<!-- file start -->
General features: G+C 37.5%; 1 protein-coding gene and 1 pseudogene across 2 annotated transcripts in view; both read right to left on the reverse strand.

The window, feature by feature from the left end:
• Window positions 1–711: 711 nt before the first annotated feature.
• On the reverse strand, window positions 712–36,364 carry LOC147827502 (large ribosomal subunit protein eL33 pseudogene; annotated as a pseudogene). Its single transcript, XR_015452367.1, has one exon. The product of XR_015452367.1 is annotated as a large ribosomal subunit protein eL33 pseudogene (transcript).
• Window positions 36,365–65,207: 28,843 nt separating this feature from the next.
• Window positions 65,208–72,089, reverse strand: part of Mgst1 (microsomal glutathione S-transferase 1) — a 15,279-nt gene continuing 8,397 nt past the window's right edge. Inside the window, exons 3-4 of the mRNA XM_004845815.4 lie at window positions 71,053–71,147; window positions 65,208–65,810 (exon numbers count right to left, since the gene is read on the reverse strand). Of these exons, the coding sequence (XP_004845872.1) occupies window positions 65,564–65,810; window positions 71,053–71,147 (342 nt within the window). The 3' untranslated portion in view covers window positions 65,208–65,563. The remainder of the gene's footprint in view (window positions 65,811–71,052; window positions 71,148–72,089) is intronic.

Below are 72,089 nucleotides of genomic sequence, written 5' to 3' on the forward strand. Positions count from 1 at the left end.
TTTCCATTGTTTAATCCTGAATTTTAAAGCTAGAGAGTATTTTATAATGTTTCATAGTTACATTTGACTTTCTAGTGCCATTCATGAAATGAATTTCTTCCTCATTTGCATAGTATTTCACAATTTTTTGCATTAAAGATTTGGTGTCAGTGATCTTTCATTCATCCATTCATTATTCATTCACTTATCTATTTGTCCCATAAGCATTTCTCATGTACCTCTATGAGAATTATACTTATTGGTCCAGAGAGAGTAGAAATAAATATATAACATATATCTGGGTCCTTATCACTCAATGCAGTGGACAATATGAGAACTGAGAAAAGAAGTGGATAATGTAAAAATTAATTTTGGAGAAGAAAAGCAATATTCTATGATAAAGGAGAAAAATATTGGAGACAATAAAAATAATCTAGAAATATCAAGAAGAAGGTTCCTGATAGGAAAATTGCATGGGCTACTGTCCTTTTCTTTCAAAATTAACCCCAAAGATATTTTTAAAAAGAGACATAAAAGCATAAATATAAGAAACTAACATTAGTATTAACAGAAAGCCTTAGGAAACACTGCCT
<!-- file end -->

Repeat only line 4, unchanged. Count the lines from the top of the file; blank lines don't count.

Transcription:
• On the reverse strand, window positions 712–36,364 carry LOC147827502 (large ribosomal subunit protein eL33 pseudogene; annotated as a pseudogene). Its single transcript, XR_015452367.1, has one exon. The product of XR_015452367.1 is annotated as a large ribosomal subunit protein eL33 pseudogene (transcript).